The hours after the death of a loved one might seem like an unlikely time to embark on comparison shopping, but Richard Davis is finding plenty of customers who do.
Davis, 48, operates Davis Brothers Casket & Monument Co., where he sells discount caskets and headstones from a storefront at Southgate Plaza. He opened at the start of this year and sold 20 caskets in his first month he said in a recent interview.
“I can underprice any casket company around,” he said. Unlike most funeral homes, prices are highlights of his company's website at davisbrothersllc.com: “Monuments starting at $375; Caskets starting at $699.”
“I save the average family $1,800 to $2,500,” he said.
He said there are two keys to his delivering caskets at lower prices. First, he uses caskets imported from other countries. He says they are comparable in quality but much less expensive. Second, he and his seven brothers have a casket-distribution company in Indianapolis that sold 7,800 coffins last year. That's enough burial business for the brothers to get excellent wholesale prices, which allows him to operate with lower prices to consumers.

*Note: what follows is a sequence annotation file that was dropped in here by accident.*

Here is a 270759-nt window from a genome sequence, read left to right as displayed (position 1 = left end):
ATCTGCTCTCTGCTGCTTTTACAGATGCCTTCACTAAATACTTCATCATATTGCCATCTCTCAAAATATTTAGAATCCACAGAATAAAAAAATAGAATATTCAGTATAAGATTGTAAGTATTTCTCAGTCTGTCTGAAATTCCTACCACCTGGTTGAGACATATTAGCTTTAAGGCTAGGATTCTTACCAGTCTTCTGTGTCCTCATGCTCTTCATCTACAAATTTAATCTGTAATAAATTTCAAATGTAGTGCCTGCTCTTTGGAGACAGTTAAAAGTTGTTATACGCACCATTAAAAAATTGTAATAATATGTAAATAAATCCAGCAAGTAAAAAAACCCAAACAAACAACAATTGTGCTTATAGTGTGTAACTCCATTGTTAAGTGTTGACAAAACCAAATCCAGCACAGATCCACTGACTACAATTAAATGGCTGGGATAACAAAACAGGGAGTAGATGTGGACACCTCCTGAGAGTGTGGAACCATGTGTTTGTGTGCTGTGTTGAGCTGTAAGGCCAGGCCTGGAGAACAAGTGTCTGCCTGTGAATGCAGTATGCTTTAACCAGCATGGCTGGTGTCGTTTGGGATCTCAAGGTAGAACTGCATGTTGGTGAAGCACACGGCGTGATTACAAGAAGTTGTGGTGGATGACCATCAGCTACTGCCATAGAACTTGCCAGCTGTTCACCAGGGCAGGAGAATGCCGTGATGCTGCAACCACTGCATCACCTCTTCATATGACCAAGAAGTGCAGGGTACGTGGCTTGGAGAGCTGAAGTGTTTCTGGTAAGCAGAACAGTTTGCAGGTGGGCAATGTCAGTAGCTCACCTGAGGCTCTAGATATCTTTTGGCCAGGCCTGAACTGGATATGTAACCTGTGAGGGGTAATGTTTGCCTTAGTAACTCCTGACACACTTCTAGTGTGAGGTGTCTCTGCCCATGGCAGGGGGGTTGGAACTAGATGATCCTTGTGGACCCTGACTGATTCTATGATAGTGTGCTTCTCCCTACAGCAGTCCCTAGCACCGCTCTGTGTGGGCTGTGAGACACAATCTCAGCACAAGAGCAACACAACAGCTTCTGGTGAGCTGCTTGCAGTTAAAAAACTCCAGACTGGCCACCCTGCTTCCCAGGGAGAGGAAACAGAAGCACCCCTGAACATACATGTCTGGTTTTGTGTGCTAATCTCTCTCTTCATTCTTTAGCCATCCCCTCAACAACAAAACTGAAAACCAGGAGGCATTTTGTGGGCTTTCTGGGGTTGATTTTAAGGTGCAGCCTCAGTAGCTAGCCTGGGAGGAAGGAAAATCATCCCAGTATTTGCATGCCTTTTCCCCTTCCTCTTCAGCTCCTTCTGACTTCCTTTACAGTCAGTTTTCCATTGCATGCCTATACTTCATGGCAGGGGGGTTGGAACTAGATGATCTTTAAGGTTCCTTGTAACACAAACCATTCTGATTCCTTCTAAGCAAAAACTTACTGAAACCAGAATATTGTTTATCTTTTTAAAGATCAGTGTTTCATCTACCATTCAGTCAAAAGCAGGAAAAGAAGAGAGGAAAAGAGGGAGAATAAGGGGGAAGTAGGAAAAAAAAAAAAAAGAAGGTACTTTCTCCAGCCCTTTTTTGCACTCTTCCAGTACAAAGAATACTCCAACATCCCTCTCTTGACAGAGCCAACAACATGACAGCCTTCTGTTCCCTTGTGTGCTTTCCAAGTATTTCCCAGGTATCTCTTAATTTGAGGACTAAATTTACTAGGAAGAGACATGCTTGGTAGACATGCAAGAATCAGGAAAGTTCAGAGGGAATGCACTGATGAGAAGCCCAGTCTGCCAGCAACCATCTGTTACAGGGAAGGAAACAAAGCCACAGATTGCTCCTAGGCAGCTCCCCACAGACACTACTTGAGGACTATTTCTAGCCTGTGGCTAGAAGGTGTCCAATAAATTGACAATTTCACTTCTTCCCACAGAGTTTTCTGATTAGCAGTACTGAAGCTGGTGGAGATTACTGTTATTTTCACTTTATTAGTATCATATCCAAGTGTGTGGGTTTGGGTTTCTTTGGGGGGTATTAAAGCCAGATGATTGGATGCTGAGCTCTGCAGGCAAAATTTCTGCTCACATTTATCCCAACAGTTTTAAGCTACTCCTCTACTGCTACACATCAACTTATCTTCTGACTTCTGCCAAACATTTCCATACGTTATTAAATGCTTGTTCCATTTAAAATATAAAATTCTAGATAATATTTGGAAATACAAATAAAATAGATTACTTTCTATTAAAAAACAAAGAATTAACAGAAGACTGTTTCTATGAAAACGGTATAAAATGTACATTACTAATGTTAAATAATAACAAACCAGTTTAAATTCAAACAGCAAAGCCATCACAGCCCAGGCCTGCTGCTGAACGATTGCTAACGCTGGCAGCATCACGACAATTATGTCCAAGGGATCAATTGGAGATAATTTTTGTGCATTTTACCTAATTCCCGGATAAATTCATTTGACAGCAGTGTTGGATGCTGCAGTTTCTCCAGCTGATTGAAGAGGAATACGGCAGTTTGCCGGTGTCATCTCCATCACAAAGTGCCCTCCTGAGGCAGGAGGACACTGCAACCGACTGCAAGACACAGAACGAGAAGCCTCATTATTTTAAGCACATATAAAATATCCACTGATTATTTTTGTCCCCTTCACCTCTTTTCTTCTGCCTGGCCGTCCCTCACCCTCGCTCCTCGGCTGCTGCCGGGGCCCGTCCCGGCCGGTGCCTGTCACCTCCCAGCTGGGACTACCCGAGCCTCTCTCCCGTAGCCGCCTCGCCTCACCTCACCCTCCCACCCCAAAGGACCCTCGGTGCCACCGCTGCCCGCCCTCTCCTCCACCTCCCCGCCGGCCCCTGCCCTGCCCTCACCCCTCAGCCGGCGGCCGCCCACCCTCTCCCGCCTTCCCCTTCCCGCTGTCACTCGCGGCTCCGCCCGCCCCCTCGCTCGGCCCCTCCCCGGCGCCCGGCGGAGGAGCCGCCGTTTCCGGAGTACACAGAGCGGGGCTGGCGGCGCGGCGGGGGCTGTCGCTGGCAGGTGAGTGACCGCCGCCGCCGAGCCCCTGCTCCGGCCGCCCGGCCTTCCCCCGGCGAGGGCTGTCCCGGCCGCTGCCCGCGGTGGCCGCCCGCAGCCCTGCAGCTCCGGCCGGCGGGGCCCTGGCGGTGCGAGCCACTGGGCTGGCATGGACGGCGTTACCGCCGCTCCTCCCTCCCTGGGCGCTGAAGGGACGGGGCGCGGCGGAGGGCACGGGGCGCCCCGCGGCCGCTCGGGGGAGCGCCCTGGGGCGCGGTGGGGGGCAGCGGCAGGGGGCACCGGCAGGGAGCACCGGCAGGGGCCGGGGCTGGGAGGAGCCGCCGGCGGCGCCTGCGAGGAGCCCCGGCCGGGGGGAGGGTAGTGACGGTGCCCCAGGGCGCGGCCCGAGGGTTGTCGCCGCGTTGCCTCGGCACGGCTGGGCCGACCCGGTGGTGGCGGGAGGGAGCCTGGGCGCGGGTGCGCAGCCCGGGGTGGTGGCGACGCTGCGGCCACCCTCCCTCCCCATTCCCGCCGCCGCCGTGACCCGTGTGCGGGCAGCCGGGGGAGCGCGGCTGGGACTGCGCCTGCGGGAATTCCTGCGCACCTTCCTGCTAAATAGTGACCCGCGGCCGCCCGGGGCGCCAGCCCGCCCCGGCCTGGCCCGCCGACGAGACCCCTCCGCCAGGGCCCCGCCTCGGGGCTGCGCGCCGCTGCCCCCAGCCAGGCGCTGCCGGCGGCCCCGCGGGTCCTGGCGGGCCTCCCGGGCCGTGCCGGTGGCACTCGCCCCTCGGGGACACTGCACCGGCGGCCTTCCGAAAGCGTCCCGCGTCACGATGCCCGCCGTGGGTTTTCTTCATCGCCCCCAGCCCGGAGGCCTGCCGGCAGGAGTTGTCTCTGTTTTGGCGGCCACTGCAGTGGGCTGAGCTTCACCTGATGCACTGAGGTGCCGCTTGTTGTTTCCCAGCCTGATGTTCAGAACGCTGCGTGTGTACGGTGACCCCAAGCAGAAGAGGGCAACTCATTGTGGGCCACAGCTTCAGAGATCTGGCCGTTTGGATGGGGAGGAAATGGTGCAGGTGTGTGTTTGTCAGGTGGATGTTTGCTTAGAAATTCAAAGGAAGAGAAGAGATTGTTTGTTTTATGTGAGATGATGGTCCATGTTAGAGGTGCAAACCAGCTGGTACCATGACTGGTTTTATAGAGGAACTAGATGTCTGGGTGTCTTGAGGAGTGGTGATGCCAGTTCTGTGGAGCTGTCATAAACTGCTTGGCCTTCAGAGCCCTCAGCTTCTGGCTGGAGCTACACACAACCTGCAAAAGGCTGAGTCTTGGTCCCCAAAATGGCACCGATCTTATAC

“I am the distributor, so we cut the distributor out of the price,” he said.
Davis, a former Fort Wayne Police officer, said he has had no difficulties so far in working with funeral homes here. Through the Indianapolis casket distributor and the newly established business in Fort Wayne, he said, “I've delivered to just about every funeral home in town.”
Price isn't everything in his venture.
He doesn't sell the least expensive caskets available, such as those made of fabric over pressed wood, simply because he can't imagine burying a loved one in something that looked so cheap, he said. Because he has access to a warehouse of caskets in Indianapolis, he said, he can deliver the same day or next day after orders are placed.
“I get enough calls from funeral homes that I actually don't have to sell to the public. But this is something I want to do to provide a service for the community,” he said. “People are out of work; they just don't have any money.”